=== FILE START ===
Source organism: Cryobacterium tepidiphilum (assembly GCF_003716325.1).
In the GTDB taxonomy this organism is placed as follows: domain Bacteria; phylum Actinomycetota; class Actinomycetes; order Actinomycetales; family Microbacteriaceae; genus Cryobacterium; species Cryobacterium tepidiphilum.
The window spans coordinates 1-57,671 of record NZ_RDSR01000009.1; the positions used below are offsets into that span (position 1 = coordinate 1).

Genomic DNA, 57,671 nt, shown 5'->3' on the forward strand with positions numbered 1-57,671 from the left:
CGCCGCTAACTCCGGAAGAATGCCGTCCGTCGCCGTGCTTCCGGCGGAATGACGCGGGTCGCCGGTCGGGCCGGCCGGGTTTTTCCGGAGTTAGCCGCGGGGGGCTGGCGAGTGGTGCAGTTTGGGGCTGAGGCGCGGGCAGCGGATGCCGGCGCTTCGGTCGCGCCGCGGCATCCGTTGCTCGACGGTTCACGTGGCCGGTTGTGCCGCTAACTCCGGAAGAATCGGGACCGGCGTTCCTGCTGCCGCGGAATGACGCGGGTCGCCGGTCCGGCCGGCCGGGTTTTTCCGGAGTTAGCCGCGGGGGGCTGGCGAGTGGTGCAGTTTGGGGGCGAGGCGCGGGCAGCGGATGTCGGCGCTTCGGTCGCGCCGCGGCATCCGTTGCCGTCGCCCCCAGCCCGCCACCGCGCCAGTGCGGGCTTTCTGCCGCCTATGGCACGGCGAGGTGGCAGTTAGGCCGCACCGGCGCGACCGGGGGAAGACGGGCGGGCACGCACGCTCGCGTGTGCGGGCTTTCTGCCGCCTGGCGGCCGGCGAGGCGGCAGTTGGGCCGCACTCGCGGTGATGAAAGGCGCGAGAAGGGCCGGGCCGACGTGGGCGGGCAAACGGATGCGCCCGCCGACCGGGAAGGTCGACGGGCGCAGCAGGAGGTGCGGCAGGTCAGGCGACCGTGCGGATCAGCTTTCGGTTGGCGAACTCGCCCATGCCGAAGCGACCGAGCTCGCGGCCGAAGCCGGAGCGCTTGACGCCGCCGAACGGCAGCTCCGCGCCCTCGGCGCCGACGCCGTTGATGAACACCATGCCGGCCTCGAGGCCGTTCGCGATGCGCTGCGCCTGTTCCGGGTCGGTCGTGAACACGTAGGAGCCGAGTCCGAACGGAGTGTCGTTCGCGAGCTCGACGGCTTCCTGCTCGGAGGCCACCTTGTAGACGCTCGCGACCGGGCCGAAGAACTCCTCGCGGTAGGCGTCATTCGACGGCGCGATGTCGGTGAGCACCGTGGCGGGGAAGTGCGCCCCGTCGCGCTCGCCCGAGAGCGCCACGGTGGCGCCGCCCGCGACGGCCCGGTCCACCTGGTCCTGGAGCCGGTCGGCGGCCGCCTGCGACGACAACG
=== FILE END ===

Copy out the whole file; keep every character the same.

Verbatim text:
Source organism: Cryobacterium tepidiphilum (assembly GCF_003716325.1).
In the GTDB taxonomy this organism is placed as follows: domain Bacteria; phylum Actinomycetota; class Actinomycetes; order Actinomycetales; family Microbacteriaceae; genus Cryobacterium; species Cryobacterium tepidiphilum.
The window spans coordinates 1-57,671 of record NZ_RDSR01000009.1; the positions used below are offsets into that span (position 1 = coordinate 1).

Genomic DNA, 57,671 nt, shown 5'->3' on the forward strand with positions numbered 1-57,671 from the left:
CGCCGCTAACTCCGGAAGAATGCCGTCCGTCGCCGTGCTTCCGGCGGAATGACGCGGGTCGCCGGTCGGGCCGGCCGGGTTTTTCCGGAGTTAGCCGCGGGGGGCTGGCGAGTGGTGCAGTTTGGGGCTGAGGCGCGGGCAGCGGATGCCGGCGCTTCGGTCGCGCCGCGGCATCCGTTGCTCGACGGTTCACGTGGCCGGTTGTGCCGCTAACTCCGGAAGAATCGGGACCGGCGTTCCTGCTGCCGCGGAATGACGCGGGTCGCCGGTCCGGCCGGCCGGGTTTTTCCGGAGTTAGCCGCGGGGGGCTGGCGAGTGGTGCAGTTTGGGGGCGAGGCGCGGGCAGCGGATGTCGGCGCTTCGGTCGCGCCGCGGCATCCGTTGCCGTCGCCCCCAGCCCGCCACCGCGCCAGTGCGGGCTTTCTGCCGCCTATGGCACGGCGAGGTGGCAGTTAGGCCGCACCGGCGCGACCGGGGGAAGACGGGCGGGCACGCACGCTCGCGTGTGCGGGCTTTCTGCCGCCTGGCGGCCGGCGAGGCGGCAGTTGGGCCGCACTCGCGGTGATGAAAGGCGCGAGAAGGGCCGGGCCGACGTGGGCGGGCAAACGGATGCGCCCGCCGACCGGGAAGGTCGACGGGCGCAGCAGGAGGTGCGGCAGGTCAGGCGACCGTGCGGATCAGCTTTCGGTTGGCGAACTCGCCCATGCCGAAGCGACCGAGCTCGCGGCCGAAGCCGGAGCGCTTGACGCCGCCGAACGGCAGCTCCGCGCCCTCGGCGCCGACGCCGTTGATGAACACCATGCCGGCCTCGAGGCCGTTCGCGATGCGCTGCGCCTGTTCCGGGTCGGTCGTGAACACGTAGGAGCCGAGTCCGAACGGAGTGTCGTTCGCGAGCTCGACGGCTTCCTGCTCGGAGGCCACCTTGTAGACGCTCGCGACCGGGCCGAAGAACTCCTCGCGGTAGGCGTCATTCGACGGCGCGATGTCGGTGAGCACCGTGGCGGGGAAGTGCGCCCCGTCGCGCTCGCCCGAGAGCGCCACGGTGGCGCCGCCCGCGACGGCCCGGTCCACCTGGTCCTGGAGCCGGTCGGCGGCCGCCTGCGACGACAACG